|Origin Location||Central Tibet|
|Date Range||1800 - 1899|
|Material||Ground Mineral Pigment on Cotton|
|Collection||Rubin Museum of Art|
|Catalogue #||acc.# P1999.5.4|
Yama Dharmaraja (Tibetan: shin je cho gyal. English: the Lord of Death, King of the Law): the special protector of the Vajra Bhairava cycle of Tantras from the tradition of mahasiddha Lalitavajra.
Tibetan: Shin je cho gyal
Fiercely wrathful, blue in colour, with a snarling buffalo face and gaping mouth, he has three eyes, sharp blue horns and upward flowing hair. The right hand holds outstretched to the side a skull stick, red and mounted with a white skull and gold half vajra. The left held upward grasps a black lasso entwined about the hand. Adorned with a crown of five white skulls, bone ornaments and a garland of fifty fresh heads, in a priapic state he gazes at the consort Chamundi, black, with one face and two hands holding a skullcup in the left and a trident in the right. They both stand atop the back of a blue buffalo pressing down on the prone figure of a man, orange sun disc and multi-coloured lotus blossom, completely surrounded by the brightly burning orange flames of pristine awareness fire.
At the top center is the bodhisattva Manjushri, orange in colour, with one face and two hands holding in the right the upraised sword of wisdom and in the left the Prajnaparamita sutra held to the heart. At the two sides sit four figures wearing monastic robes and yellow pandita hats performing various mudras (gestures). The figure at the lower left is in the typical posture and appearance of Lama Tsongkapa.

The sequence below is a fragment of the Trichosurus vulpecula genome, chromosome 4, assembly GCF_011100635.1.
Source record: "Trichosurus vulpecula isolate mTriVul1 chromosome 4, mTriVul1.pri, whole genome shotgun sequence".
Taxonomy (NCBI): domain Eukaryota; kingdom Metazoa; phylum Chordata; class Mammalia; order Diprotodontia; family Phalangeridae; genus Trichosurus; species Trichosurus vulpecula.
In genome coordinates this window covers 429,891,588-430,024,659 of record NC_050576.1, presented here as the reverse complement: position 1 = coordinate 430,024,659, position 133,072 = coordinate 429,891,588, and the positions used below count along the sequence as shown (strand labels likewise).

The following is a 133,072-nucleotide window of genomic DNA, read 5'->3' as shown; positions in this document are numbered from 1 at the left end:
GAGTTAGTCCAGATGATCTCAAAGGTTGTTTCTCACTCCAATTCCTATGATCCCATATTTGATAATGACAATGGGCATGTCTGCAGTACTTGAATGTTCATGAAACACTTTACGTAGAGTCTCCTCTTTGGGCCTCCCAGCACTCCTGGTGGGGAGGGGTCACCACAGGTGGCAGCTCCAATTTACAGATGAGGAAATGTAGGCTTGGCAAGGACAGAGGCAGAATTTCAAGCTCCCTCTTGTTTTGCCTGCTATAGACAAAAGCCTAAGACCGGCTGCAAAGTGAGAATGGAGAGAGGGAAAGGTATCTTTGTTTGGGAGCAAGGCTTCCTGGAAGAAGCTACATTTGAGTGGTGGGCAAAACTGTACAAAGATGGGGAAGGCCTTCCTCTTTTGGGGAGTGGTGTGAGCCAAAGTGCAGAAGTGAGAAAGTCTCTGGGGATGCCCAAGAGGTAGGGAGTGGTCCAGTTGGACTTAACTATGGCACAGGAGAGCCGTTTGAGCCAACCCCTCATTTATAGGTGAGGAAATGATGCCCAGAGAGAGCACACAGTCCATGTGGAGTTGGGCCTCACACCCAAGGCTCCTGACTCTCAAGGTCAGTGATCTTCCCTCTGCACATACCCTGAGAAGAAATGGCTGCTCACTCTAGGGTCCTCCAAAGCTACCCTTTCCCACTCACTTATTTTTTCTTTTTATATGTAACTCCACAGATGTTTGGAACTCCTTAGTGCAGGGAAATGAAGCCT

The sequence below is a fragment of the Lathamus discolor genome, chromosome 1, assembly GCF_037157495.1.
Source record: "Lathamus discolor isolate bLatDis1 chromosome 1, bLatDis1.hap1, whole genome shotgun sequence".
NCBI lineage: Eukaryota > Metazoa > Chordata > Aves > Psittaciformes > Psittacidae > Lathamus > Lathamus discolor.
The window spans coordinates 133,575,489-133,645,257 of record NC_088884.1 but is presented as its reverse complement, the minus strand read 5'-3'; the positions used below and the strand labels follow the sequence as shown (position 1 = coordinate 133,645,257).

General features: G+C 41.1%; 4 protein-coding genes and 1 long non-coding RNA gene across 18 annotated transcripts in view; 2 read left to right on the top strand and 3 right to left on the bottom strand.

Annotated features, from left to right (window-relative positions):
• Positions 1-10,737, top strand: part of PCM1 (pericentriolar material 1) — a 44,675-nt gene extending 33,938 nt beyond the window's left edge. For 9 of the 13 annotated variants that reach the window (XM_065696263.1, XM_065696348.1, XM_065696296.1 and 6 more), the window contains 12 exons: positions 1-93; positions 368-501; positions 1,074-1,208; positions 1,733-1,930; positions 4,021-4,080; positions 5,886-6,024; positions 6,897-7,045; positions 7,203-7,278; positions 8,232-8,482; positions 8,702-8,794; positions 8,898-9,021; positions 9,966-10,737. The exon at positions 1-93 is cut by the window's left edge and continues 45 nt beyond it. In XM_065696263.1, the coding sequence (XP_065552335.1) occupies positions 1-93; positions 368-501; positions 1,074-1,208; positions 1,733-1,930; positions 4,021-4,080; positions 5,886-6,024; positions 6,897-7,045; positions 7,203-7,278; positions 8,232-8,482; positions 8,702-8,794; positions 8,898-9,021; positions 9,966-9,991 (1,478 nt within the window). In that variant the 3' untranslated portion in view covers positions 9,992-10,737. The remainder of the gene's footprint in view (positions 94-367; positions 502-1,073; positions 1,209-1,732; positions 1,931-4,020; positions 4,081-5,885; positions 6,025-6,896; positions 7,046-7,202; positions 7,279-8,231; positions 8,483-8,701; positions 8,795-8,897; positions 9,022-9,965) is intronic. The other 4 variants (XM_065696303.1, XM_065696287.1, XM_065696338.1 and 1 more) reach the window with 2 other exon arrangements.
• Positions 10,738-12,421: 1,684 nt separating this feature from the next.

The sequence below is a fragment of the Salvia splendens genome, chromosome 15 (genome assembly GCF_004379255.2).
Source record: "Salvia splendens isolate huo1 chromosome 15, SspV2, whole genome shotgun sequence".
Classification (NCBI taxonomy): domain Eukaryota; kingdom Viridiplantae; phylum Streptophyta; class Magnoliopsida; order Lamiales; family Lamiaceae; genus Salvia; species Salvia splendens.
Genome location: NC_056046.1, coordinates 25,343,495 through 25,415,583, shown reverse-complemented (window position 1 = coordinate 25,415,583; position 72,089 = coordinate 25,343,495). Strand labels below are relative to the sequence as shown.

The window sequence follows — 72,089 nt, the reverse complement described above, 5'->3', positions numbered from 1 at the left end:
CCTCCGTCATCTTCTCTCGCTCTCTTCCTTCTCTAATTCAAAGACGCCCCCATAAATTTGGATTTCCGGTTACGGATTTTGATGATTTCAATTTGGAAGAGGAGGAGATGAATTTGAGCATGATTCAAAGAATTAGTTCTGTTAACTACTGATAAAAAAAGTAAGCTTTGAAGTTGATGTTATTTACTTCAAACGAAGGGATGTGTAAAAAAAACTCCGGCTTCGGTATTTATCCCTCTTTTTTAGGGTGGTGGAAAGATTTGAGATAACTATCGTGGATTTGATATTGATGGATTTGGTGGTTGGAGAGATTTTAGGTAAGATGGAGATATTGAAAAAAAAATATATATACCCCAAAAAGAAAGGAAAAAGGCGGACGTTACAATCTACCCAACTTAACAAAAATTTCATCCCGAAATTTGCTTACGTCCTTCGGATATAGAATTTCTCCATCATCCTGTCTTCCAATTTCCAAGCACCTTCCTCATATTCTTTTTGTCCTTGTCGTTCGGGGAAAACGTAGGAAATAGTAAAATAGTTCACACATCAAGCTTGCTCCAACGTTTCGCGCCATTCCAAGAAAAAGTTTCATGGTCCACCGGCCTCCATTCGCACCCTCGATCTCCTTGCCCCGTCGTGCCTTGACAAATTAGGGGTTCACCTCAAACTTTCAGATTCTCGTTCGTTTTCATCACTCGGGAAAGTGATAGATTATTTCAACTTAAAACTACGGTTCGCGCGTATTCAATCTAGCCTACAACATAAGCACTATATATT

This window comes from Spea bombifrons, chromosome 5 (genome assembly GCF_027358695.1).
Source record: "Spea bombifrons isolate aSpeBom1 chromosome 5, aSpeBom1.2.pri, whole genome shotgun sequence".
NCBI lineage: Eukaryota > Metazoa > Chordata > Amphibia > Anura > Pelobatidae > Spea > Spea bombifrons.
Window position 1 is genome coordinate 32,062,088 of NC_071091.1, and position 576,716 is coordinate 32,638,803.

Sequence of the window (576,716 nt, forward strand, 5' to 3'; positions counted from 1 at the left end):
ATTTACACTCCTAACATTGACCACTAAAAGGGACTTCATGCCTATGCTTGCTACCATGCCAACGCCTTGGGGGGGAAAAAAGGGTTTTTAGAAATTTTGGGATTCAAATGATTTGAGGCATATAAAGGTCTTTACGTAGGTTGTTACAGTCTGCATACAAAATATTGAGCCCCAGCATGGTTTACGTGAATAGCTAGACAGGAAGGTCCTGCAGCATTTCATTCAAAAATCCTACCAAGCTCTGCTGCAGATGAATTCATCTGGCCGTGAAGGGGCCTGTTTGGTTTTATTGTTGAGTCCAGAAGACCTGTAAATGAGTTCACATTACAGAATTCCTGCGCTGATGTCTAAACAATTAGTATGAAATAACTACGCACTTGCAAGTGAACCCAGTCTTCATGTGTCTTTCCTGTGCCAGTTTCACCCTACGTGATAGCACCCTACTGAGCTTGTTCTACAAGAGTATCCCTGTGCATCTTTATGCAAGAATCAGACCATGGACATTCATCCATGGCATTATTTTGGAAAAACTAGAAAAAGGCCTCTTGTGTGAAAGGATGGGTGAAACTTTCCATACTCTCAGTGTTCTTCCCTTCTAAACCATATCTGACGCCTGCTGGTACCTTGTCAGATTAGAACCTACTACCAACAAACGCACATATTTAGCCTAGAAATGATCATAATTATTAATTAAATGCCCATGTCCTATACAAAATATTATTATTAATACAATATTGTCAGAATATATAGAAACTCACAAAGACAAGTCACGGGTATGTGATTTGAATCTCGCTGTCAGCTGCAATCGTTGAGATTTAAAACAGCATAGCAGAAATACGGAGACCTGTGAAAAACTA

Along the bottom are 16 attendant wrathful deities, each with one face, three eyes and two hands, holding a variety of objects. The 8 males on the left are variously coloured and wear a lower garment. The 8 females on the right are black and naked; all surrounded by smoke or fire.
Yama Dharmaraja (also known as Kalarupa) is a wisdom deity protector of the method (father) class of Anuttarayoga Tantra attached specifically to the Vajrabhairava (Yamantaka) tantras and is found in all the Sarma Schools of Tibetan Buddhism. The Gelugpa tradition in particular hold Yama Dharmaraja in a special regard as one of the three main protectors of the School along with the Shadbhuja Mahakala (one face, six hands) and Vaishravana. These three were the special protectors of Lama Tsongkapa. Although similar in appearance and name Yama Dharmaraja is not the same individual as Yama the 'Lord of Death,' and King of the Ghost Realm, portrayed as the central figure in Buddhist depictions of the hell realms.
Indian Lineage: Vajradhara, Shri Vajrabhairava, Jnana Dakini, Lalitavajra, Vajrasana, Amoghavajra, Jnana Sambhava Bepa, Padmavajra, Dipamkara Shrijnana, (the Nepali) Bharo Chag Dum, (the Tibetan) Ra Lotsawa Dorje Drak, etc.
Jeff Watt 6-99